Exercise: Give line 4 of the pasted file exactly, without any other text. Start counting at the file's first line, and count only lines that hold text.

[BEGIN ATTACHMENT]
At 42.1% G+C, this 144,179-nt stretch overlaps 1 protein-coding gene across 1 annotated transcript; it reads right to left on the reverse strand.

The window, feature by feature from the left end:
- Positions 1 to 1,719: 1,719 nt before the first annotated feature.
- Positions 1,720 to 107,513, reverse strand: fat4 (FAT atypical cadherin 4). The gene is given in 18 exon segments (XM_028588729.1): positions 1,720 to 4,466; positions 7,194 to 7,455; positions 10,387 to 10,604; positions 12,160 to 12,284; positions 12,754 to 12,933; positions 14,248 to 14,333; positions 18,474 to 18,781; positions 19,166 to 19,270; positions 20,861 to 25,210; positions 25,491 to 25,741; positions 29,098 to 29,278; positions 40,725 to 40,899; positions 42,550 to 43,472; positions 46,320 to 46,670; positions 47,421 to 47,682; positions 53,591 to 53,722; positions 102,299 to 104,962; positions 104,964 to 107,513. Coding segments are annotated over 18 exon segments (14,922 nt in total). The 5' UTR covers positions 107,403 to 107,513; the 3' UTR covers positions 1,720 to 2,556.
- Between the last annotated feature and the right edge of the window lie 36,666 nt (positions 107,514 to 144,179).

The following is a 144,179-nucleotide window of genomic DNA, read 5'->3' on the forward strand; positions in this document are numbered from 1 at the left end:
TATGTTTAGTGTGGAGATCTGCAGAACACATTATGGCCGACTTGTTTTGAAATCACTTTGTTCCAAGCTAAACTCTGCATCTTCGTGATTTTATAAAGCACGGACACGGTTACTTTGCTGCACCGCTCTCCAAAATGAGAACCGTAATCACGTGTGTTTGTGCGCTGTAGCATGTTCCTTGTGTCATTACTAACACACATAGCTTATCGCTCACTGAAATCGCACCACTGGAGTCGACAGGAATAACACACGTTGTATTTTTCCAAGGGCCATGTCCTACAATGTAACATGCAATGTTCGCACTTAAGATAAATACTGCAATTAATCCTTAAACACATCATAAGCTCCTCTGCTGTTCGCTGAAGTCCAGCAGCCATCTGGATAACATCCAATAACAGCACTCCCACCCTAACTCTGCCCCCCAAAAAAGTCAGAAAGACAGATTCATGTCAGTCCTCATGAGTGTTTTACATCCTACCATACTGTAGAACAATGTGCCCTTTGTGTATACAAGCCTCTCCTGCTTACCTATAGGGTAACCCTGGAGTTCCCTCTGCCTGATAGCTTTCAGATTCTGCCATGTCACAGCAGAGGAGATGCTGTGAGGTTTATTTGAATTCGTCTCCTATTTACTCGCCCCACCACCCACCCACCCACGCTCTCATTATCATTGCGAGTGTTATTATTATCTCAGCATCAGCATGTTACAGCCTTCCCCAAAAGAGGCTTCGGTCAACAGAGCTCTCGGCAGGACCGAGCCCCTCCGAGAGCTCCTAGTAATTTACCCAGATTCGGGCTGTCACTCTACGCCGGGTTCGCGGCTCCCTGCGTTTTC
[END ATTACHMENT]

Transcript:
- Positions 1,720 to 107,513, reverse strand: fat4 (FAT atypical cadherin 4). The gene is given in 18 exon segments (XM_028588729.1): positions 1,720 to 4,466; positions 7,194 to 7,455; positions 10,387 to 10,604; positions 12,160 to 12,284; positions 12,754 to 12,933; positions 14,248 to 14,333; positions 18,474 to 18,781; positions 19,166 to 19,270; positions 20,861 to 25,210; positions 25,491 to 25,741; positions 29,098 to 29,278; positions 40,725 to 40,899; positions 42,550 to 43,472; positions 46,320 to 46,670; positions 47,421 to 47,682; positions 53,591 to 53,722; positions 102,299 to 104,962; positions 104,964 to 107,513. Coding segments are annotated over 18 exon segments (14,922 nt in total). The 5' UTR covers positions 107,403 to 107,513; the 3' UTR covers positions 1,720 to 2,556.